JANUARY 2021 – Pharmacists are seeing the mental health impacts of COVID-19 first-hand. Their role in mental health support has grown over the last two years, in large part because of their accessibility when it was difficult for individuals to see many other healthcare providers.
“That need for convenient, confidential and expert access is not unique to COVID-19 either,” says Daniel Burton, a clinical pharmacist based in Calgary who often recalls seeing mental health concerns as a comorbid issue with patients who had been referred to him. “People were not having these issues properly addressed so they weren’t getting better,” he says. “If we don’t manage the mental health aspects, the rest doesn’t matter.”
Now Burton, working with researchers from the University of Alberta, is the principal investigator for the Mental Health Assessment and Prescribing by Alberta Pharmacists (MAP-AP) project, supported by CFP, to encourage expanded roles for pharmacists in mental health.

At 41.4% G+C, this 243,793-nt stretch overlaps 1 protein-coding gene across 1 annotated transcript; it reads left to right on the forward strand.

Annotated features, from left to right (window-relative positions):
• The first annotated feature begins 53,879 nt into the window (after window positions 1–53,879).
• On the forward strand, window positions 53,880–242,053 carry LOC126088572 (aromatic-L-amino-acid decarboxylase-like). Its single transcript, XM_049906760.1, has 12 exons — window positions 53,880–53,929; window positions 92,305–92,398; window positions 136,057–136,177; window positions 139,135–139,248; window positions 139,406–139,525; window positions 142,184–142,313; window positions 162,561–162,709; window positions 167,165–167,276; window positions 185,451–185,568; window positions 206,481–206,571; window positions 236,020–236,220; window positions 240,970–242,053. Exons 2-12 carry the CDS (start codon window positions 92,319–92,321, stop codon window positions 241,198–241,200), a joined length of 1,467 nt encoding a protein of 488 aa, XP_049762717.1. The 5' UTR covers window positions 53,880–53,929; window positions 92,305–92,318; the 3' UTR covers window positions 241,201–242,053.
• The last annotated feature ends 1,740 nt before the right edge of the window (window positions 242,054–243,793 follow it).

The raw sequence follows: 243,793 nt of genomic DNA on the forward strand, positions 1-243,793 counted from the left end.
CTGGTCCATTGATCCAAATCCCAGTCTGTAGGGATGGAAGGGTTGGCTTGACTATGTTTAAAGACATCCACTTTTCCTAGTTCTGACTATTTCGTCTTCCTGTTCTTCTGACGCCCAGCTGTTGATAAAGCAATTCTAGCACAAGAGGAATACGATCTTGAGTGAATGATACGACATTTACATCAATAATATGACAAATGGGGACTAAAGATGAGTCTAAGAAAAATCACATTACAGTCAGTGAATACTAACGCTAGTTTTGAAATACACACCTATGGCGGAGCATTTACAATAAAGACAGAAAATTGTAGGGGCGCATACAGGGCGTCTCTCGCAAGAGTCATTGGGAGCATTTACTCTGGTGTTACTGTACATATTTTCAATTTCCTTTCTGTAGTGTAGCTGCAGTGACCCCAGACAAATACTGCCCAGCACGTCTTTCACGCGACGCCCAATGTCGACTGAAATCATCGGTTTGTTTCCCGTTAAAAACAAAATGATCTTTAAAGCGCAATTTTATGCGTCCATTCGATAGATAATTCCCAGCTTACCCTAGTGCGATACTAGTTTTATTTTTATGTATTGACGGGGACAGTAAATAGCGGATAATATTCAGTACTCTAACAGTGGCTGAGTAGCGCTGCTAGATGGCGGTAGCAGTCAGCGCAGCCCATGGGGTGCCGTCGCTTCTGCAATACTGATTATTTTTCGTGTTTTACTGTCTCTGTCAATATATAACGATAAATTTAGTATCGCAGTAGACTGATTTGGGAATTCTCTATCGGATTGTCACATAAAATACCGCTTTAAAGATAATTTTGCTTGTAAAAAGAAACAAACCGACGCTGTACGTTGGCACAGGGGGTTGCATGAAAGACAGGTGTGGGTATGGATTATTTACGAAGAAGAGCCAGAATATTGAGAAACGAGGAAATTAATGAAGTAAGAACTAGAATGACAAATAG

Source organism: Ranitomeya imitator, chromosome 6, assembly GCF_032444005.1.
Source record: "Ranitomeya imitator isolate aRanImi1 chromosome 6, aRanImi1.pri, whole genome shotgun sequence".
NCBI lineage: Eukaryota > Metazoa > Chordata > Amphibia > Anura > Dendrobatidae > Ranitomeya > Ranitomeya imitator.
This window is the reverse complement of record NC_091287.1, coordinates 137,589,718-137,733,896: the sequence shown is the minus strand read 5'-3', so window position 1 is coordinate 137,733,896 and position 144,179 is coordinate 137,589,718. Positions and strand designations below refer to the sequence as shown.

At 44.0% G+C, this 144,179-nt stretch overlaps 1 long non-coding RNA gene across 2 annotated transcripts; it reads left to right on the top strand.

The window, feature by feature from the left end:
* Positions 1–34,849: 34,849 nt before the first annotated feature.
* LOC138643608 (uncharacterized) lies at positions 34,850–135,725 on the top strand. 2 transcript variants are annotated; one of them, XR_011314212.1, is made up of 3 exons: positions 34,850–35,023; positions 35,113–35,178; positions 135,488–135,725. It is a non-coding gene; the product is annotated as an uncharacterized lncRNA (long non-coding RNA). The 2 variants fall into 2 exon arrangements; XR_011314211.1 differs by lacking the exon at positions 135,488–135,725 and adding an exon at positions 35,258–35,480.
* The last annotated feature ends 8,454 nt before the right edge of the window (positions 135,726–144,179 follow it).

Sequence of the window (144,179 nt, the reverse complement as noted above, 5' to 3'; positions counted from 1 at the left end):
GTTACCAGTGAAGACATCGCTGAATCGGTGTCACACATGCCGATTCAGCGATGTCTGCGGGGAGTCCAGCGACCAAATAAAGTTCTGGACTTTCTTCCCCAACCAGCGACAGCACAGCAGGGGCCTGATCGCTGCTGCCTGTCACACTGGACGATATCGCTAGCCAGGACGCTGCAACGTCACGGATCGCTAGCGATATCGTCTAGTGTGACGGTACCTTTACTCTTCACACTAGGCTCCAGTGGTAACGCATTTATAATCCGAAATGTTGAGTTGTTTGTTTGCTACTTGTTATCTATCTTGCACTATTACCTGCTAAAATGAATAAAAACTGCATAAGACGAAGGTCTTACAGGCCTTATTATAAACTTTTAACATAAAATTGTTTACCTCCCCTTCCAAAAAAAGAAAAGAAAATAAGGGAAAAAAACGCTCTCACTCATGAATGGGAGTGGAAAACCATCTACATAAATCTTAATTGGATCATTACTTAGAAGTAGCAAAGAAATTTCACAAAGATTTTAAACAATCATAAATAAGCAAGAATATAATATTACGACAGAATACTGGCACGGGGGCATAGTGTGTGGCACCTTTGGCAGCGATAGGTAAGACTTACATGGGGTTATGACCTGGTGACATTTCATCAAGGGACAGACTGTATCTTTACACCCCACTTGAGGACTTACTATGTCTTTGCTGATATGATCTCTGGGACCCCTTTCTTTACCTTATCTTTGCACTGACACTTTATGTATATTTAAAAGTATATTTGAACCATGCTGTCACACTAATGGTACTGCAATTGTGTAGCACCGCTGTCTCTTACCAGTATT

He urges all community pharmacists to start offering support to their patients by asking questions. “Every interaction you have with a patient is an opportunity to check in—more frequently than the family doctor.”
Already established community pharmacy initiatives like the Bloom Program in Nova Scotia, are also helping pharmacists feel more confident about providing services that are significantly improving mental health and addictions care.
Get the full story in CFP’s Changing Face of Pharmacy Fall 2021 Report. Email Dayle Acorn (email@example.com) to get your copy.